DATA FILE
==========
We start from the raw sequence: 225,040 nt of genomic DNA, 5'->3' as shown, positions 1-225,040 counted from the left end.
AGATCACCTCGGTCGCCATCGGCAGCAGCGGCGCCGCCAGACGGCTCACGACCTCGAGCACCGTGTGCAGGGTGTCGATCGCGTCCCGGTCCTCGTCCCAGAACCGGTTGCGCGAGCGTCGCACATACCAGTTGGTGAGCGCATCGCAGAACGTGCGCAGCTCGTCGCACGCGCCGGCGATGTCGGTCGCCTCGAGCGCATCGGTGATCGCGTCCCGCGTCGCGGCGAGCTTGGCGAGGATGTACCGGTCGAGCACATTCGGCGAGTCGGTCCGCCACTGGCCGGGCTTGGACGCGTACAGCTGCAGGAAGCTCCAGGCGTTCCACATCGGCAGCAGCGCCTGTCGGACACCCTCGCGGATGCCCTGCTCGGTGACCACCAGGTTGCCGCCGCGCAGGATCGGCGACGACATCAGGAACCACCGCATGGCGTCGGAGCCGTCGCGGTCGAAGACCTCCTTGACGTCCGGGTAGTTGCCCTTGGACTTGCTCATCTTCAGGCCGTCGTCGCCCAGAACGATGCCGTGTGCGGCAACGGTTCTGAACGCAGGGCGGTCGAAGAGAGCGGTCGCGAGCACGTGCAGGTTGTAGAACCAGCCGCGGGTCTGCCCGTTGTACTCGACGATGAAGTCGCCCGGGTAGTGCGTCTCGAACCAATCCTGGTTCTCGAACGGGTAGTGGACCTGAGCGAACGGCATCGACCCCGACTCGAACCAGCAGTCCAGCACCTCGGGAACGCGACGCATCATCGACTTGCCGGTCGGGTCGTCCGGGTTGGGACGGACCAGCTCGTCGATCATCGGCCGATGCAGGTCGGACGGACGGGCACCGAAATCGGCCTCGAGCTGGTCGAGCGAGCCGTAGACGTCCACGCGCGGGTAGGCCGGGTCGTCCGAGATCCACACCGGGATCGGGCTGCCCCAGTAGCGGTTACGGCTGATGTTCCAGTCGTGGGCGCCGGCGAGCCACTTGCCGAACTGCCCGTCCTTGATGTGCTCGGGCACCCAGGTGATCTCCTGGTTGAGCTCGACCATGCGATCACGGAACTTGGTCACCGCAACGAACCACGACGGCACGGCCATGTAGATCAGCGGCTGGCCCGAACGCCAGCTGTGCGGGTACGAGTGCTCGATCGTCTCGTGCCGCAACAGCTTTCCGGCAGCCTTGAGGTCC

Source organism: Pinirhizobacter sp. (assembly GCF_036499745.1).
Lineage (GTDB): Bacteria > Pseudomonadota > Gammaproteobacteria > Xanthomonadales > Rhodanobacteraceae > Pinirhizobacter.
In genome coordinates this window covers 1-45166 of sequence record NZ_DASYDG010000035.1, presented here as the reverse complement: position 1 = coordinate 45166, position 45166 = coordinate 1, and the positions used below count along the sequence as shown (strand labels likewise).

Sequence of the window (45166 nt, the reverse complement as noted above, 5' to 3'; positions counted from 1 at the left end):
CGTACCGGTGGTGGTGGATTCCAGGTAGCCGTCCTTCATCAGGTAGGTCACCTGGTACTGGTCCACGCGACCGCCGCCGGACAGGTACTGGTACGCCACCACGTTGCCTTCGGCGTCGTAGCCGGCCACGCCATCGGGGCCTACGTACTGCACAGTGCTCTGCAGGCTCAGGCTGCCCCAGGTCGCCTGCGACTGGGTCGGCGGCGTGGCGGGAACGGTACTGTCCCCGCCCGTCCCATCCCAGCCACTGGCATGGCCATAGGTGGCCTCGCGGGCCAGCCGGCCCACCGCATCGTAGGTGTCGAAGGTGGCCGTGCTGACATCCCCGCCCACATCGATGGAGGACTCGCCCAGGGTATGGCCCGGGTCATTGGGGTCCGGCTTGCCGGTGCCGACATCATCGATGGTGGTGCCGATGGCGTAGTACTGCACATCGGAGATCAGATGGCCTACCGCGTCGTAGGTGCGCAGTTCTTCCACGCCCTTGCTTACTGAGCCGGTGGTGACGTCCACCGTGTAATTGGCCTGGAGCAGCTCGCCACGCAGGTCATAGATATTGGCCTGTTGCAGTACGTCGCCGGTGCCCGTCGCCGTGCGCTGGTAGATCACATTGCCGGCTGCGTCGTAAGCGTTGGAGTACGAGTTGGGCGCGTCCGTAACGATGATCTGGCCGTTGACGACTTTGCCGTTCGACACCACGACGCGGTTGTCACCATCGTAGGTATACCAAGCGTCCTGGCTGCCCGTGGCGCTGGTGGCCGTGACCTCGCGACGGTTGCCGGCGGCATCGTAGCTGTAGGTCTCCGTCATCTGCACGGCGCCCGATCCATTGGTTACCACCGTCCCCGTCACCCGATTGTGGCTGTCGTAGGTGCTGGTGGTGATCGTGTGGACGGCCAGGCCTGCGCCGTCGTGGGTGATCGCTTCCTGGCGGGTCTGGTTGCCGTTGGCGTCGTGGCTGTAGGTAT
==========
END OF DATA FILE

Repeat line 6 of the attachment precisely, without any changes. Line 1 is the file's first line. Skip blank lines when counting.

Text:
Sequence of the window (45166 nt, the reverse complement as noted above, 5' to 3'; positions counted from 1 at the left end):